Cold War Ghosts | The Nation


Cold War Ghosts

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When the New York Times Op-Ed page called and asked whether I thought the death of Gus Hall, the perennial US Communist Party candidate for President who served time for "conspiring to teach and advocate the overthrow of the government by force," marked the end of an era, and would I like to write about it, I said yes I did, and yes I would.


Many of the books mentioned in this essay were reviewed in these pages at the time of their publication, by other scholars. Elinor Langer discussed Whittaker Chambers by Sam Tanenhaus [February 17, 1997]; Ellen Schrecker, The Haunted Wood by Allen Weinstein and Alexander Vassiliev [May 24, 1999]; Miriam Schneir and Walter Schneir, Venona by Harvey Klehr and John Earl Haynes [July 5, 1999]; Jack Gelber, A View From Alger's Window by Anthony Hiss [November 22, 1999]; Stanley Kutler, Joseph McCarthy by Arthur Herman [January 24, 2000]; and Stephen Schwartz, The Venona Secrets by Herbert Romerstein and Eric Breindel [January 8; available only in print]. Victor Navasky also reviewed Perjury by Weinstein [November 3, 1997].

In addition, readers may wish to consult "The Noel Field Dossier" by Ethan Klingsberg [November 8, 1993] and, outside these pages, "Venona and Alger Hiss" by John Lowenthal in Intelligence and Security, Vol. 15, No. 3 (Autumn 2000).

About the Author

Victor Navasky
Victor Navasky, publisher emeritus of The Nation, was the magazine's editor from 1978 to 1995 and publisher and...

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Arthur Miller once observed that "an era may be said to end when its basic illusions are exhausted." It occurred to me, as I typed my 750 words, that during his lifetime Hall, who criticized Gorbachev's reform program and remained a hard-liner to the end, never seemed to give up his illusions. But I also thought to use the occasion to observe that even as Hall passed from the scene, a new cadre of cold war historians seems obsessed with perpetuating a counterillusion--seizing fragments from cold war archives, ambiguous intercepts from cables between Moscow and its US-based operatives, and other ephemera to prove that the CPUSA had indeed not been a bona fide political party but rather was control-central for a nest of spies, as "Tailgunner Joe" McCarthy had charged--that McCarthy, despite his bad press, had been right after all.

"The matter, I would suggest, is still in dispute," I wrote, and I went on to say that although most illusions about Soviet-style Communism may be exhausted, the paranoia left over from those years persists.

As if to prove my point, no sooner did my piece appear than cold war historian Ron Radosh and former New Left journalist David Horowitz, not to mention the center-liberal New Republic, serially attacked the New York Times for...well, let me quote The New Republic: "[for allowing] a prominent writer [me] to play his tiresome and sickening games with history" in its pages.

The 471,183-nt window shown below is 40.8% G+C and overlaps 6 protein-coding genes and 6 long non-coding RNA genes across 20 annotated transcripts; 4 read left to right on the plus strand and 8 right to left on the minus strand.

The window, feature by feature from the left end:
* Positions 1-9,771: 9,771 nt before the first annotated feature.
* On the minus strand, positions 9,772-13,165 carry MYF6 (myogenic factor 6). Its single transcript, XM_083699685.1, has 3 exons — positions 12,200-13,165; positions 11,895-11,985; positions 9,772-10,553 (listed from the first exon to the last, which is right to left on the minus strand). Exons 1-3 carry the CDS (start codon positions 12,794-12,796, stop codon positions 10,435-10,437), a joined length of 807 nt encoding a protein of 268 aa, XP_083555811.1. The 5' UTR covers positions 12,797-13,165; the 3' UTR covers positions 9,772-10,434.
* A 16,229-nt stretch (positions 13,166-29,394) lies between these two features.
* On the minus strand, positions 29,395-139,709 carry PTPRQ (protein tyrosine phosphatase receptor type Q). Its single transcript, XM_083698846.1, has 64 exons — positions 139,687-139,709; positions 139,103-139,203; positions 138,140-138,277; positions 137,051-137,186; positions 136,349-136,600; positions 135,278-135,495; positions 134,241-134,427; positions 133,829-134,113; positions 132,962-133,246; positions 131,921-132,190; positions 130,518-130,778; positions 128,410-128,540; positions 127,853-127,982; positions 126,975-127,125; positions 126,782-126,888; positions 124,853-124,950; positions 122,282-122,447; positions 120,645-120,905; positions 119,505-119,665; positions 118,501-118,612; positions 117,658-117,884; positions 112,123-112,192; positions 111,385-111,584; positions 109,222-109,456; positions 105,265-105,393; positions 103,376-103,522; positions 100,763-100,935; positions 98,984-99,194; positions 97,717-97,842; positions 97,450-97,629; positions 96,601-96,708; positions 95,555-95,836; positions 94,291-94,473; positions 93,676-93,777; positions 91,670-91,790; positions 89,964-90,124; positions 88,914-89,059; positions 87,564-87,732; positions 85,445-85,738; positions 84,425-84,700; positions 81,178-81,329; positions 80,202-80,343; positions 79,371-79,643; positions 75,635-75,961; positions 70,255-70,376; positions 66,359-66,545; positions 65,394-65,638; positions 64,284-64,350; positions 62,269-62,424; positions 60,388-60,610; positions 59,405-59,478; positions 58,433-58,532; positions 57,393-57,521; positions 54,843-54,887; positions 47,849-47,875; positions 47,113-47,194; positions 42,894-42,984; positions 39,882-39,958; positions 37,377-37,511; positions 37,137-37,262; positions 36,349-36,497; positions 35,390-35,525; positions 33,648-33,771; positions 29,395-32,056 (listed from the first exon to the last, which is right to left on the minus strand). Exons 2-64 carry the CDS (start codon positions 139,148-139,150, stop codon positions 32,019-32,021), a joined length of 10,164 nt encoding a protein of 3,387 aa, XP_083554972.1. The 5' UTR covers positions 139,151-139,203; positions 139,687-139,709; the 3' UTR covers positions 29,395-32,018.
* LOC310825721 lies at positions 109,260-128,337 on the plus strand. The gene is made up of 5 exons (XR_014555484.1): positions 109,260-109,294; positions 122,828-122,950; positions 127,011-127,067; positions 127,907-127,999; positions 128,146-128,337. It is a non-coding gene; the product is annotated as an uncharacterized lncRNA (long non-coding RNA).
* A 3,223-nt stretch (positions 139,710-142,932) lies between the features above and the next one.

I of course took the opportunity to ask in a letter to the editor of The New Republic whether it was possible to be both "tiresome and sickening" at the same time. But more seriously, I expressed curiosity as to whether that magazine really believed that the incorruptible one-man-band, maverick journalist I.F. Stone, "in the end agreed to work for the NKVD"; that J. Robert Oppenheimer was a "conscious collaborator with the Soviet secret police"; and that Harry Hopkins, Franklin Roosevelt's intimate friend and White House adviser, was a "Soviet agent." These were among the conclusions of the latest book drawing on cold war archives, The Venona Secrets: Exposing Soviet Espionage and America's Traitors, by Herbert Romerstein and the late Eric Breindel. Did The New Republic really contend that such claims are beyond dispute?

Replied The New Republic: "Victor Navasky...only confirms his desire to continue playing 'games with history.' He ignores the consensus among historians that the Venona project files confirm the guilt of many accused in the 1950s of spying for the Soviet Union in the previous decade, including Alger Hiss, Julius Rosenberg...and [others]."

Now what is going on here? On the surface it appears to be either a fifty-year-old dispute about the guilt or innocence of various alleged American spies for the Russians and the nature of the Communist Party USA in the 1930s and 1940s, or a new dispute about whether, given the newly available evidence, the old dispute is now beyond dispute. But just beneath the surface lurks a contest over the image of the man whose name has come to symbolize the era in question, Joe McCarthy himself. An irony, by the way, since the phenomenon we now call McCarthyism came on the scene some years before old Joe burst forth with his fake 1950 boast that "I have here in my hand a list of 205--a list of names that were made known to the Secretary of State as being members of the Communist Party" (later he turned out to have an empty hand). And its legacy persisted long after the Senator departed from the scene, having disgraced himself at the Army-McCarthy hearings in 1954 and drowned in alcohol two years later.

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